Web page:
Welfare reform: fixing broken Britain, or an abuse of human rights?

By Bernadette Meaden
October 8, 2014

As Iain Duncan Smith was being lauded at the Conservative Party Conference for ending ‘a culture of dependency’ through welfare reform, one wondered how many people present knew or cared about one significant but unmentioned fact.

Just a few months ago, Professor Gabor Gombos stated that the United Kingdom has the distinction of being the first country to be investigated by the United Nations Committee for the Rights of Persons with Disabilities, regarding ‘grave and systemic violations’ of the human rights of its sick and disabled citizens.

You can watch a video of Professor Gombos talking about this here, starting one hour and four minutes into the video. He explains, "The enquiry procedure is basically about grave and systemic violations of human rights in a country. Where the issue has been raised and the government did not really make effective actions to fix the situation (it is a very high threshold thing – the violations should really be grave and systemic, it cannot be based on gossip) it should be established."

Perhaps many people at the party conferences, particularly those celebrating the ‘achievements’ of welfare reform, were unaware of this, as it was mainly reported in specialist media such as the Disability News Service and has been dismissed out of hand by government ministers. But many at the sharp end of welfare reform, and who are aware, welcome the inquiry. They now see a system which often seems to have been designed to cause maximum distress and hardship, effectively punishing people for being unwell.

People like welfare rights adviser Nick Dilworth who was recently the subject of a feature in the Guardian) see the terrible human cost of the chaos and delays now endemic in the system of support for sick and disabled people, a system that has been ‘reformed’ to disastrous effect, and which people are expected to navigate, often at the lowest point in their lives.

“I don’t think the public knows how bad it is. In the past we’ve nearly always been able to find a solution [to people’s problems]. Now you come across situations where there is no answer and you can’t do anything.

“You get grown men crying. What you see are broken lives. It means we are seeing people for whom all you can do is give short-term answers like food-bank vouchers.’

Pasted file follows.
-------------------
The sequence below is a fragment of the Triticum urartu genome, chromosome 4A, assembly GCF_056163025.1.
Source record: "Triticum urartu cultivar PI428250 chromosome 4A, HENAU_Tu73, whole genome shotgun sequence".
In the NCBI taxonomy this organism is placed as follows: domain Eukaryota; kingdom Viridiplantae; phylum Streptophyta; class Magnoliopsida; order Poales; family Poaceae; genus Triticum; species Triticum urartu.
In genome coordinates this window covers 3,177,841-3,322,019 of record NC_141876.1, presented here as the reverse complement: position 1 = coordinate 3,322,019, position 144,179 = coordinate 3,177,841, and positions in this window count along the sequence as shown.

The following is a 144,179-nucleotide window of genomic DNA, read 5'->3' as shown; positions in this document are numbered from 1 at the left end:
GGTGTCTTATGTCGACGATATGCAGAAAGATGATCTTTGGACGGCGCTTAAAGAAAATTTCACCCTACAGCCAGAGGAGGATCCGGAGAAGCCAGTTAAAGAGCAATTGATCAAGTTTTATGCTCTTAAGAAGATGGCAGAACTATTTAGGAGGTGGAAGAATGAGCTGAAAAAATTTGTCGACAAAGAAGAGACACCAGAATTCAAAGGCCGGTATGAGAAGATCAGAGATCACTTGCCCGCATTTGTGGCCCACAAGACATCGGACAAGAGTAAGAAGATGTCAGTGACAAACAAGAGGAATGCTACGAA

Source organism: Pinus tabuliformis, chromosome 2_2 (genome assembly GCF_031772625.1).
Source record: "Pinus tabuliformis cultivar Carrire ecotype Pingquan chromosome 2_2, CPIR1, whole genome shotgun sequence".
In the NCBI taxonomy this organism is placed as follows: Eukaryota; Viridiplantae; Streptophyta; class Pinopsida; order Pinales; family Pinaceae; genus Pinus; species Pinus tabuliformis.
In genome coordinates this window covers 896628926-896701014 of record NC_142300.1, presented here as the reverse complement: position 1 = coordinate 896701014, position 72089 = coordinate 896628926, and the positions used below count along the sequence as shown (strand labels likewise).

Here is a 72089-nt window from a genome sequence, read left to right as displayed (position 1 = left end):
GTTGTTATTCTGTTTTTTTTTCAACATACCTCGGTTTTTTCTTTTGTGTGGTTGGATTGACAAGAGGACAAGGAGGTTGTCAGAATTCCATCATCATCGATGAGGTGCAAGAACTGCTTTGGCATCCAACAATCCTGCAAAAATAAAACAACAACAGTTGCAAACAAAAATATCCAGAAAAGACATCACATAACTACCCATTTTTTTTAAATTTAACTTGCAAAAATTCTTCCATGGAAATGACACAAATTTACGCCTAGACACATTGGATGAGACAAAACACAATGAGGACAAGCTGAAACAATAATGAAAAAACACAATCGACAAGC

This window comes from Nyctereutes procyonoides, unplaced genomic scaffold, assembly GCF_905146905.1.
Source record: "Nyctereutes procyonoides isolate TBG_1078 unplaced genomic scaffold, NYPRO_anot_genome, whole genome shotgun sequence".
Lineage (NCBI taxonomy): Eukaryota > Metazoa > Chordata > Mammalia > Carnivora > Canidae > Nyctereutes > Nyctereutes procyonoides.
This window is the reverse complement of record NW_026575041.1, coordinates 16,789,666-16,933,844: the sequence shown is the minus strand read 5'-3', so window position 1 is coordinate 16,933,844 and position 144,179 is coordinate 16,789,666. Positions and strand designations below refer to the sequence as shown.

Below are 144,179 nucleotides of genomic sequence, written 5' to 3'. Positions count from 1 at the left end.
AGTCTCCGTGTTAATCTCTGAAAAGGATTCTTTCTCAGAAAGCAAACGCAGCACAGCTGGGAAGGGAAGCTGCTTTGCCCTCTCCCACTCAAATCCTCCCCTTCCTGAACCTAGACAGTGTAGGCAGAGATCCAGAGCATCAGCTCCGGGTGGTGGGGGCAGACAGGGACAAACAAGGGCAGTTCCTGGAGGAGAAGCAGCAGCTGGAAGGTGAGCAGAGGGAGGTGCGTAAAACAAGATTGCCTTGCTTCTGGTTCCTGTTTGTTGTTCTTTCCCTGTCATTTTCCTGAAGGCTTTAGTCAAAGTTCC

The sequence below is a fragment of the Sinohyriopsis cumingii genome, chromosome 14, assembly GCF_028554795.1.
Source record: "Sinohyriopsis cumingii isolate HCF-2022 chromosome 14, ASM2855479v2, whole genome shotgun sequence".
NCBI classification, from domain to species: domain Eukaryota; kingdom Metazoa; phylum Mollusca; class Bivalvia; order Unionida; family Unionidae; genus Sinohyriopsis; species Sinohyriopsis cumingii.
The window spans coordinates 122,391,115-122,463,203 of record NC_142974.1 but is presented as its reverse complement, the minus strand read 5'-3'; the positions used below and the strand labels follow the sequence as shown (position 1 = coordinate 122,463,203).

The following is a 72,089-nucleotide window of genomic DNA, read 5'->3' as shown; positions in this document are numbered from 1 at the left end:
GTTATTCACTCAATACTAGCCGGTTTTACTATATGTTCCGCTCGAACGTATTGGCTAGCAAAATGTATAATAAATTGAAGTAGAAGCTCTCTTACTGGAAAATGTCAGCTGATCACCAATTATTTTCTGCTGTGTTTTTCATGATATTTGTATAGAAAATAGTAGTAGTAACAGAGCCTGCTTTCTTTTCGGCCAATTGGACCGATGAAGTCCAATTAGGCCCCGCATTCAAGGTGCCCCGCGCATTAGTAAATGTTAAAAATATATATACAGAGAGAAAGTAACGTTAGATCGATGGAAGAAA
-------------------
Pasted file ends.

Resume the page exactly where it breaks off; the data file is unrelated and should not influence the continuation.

Nick has also gained a reputation for his rigorous analysis of statistics issued by the Department for Work and Pensions. Through his blog he challenges the rhetoric that has surrounded welfare reform, and its underlying assumptions. He completely rejects, for instance, Iain Duncan Smith’s claim that people were ‘parked on sickness benefits’, pointing out that whilst the numbers may have remained fairly constant, these were not the same people, there was a continuous ‘churn rate’ as people moved on and off benefits as their circumstances changed.

Nick is part of New Approach, a group which is calling for the abolition of the notorious Work Capability Assessment and a far more supportive approach to helping sick and disabled people find employment if they are well enough.

New Approach warmly welcomes the UN investigation into the United Kingdom’s treatment of people with disabilities. Jane Bence, who herself has uncontrolled epilepsy, says, "The UN Investigation offers us all hope, hope which wasn't there before and hope which none of the main political parties are offering us. A 'new approach' and thought is needed towards Social Security and this investigation could bring that closer."

So, whilst Ministers and their supporters congratulate themselves on fixing ‘broken Britain’, (a concept they themselves invented), the United Nations seems to be heeding the distress of sick and disabled people whose lives are being made unbearable. The government may claim that welfare reform is a success, but history, and the United Nations, may tell a different story.


© Bernadette Meaden has written about political, religious and social issues for some years, and is strongly influenced by Christian Socialism, liberation theology and the Catholic Worker movement. She is an Ekklesia associate and regular contributor. You can follow her on Twitter: @BernaMeaden


Although the views expressed in this article do not necessarily represent the views of Ekklesia, the article may reflect Ekklesia's values. If you use Ekklesia's news briefings please consider making a donation to sponsor Ekklesia's work here.